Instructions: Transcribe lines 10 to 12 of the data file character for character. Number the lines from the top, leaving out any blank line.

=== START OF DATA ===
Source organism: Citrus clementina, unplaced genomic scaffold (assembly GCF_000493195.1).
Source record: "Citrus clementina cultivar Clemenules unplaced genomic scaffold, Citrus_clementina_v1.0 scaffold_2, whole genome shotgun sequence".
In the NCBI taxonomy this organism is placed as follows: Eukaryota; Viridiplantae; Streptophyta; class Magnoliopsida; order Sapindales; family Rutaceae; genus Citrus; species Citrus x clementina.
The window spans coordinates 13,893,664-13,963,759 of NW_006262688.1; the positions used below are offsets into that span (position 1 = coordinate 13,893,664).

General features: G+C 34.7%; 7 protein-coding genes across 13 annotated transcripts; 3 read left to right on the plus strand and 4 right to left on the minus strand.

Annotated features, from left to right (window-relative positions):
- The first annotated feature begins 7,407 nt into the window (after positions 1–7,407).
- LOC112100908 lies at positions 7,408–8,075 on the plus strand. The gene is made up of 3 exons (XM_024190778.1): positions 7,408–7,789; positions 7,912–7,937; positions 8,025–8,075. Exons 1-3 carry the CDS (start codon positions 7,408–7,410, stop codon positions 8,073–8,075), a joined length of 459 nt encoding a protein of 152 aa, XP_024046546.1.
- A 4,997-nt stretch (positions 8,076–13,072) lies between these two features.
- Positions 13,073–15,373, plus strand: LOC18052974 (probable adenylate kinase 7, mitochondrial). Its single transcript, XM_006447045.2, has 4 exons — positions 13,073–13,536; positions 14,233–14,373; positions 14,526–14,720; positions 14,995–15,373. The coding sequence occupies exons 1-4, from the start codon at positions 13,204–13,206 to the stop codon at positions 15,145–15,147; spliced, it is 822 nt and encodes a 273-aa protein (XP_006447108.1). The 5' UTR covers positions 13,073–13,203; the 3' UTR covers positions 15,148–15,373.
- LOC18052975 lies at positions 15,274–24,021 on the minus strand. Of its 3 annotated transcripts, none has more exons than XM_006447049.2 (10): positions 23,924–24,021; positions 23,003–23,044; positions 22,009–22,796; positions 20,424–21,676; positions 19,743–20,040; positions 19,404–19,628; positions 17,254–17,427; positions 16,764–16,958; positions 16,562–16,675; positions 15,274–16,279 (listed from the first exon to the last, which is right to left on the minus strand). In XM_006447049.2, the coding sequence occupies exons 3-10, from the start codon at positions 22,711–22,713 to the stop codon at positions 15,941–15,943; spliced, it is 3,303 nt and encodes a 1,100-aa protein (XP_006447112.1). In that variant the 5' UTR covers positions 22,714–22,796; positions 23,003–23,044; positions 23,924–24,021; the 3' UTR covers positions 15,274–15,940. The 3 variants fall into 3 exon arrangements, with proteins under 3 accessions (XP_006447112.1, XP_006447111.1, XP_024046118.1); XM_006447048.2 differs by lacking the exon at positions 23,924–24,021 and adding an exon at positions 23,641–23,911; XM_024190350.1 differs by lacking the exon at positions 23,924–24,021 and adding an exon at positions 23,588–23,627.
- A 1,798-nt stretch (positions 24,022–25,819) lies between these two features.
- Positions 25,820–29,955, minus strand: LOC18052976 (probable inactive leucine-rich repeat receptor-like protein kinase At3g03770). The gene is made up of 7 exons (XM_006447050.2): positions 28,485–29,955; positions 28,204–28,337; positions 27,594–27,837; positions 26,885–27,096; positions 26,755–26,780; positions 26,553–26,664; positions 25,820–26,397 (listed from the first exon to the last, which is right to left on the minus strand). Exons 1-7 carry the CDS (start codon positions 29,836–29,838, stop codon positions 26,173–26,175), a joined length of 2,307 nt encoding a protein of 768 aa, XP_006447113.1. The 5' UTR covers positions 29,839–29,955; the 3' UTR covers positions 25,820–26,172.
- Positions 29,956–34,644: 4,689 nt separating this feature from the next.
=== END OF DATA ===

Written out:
- Positions 13,073–15,373, plus strand: LOC18052974 (probable adenylate kinase 7, mitochondrial). Its single transcript, XM_006447045.2, has 4 exons — positions 13,073–13,536; positions 14,233–14,373; positions 14,526–14,720; positions 14,995–15,373. The coding sequence occupies exons 1-4, from the start codon at positions 13,204–13,206 to the stop codon at positions 15,145–15,147; spliced, it is 822 nt and encodes a 273-aa protein (XP_006447108.1). The 5' UTR covers positions 13,073–13,203; the 3' UTR covers positions 15,148–15,373.
- LOC18052975 lies at positions 15,274–24,021 on the minus strand. Of its 3 annotated transcripts, none has more exons than XM_006447049.2 (10): positions 23,924–24,021; positions 23,003–23,044; positions 22,009–22,796; positions 20,424–21,676; positions 19,743–20,040; positions 19,404–19,628; positions 17,254–17,427; positions 16,764–16,958; positions 16,562–16,675; positions 15,274–16,279 (listed from the first exon to the last, which is right to left on the minus strand). In XM_006447049.2, the coding sequence occupies exons 3-10, from the start codon at positions 22,711–22,713 to the stop codon at positions 15,941–15,943; spliced, it is 3,303 nt and encodes a 1,100-aa protein (XP_006447112.1). In that variant the 5' UTR covers positions 22,714–22,796; positions 23,003–23,044; positions 23,924–24,021; the 3' UTR covers positions 15,274–15,940. The 3 variants fall into 3 exon arrangements, with proteins under 3 accessions (XP_006447112.1, XP_006447111.1, XP_024046118.1); XM_006447048.2 differs by lacking the exon at positions 23,924–24,021 and adding an exon at positions 23,641–23,911; XM_024190350.1 differs by lacking the exon at positions 23,924–24,021 and adding an exon at positions 23,588–23,627.
- A 1,798-nt stretch (positions 24,022–25,819) lies between these two features.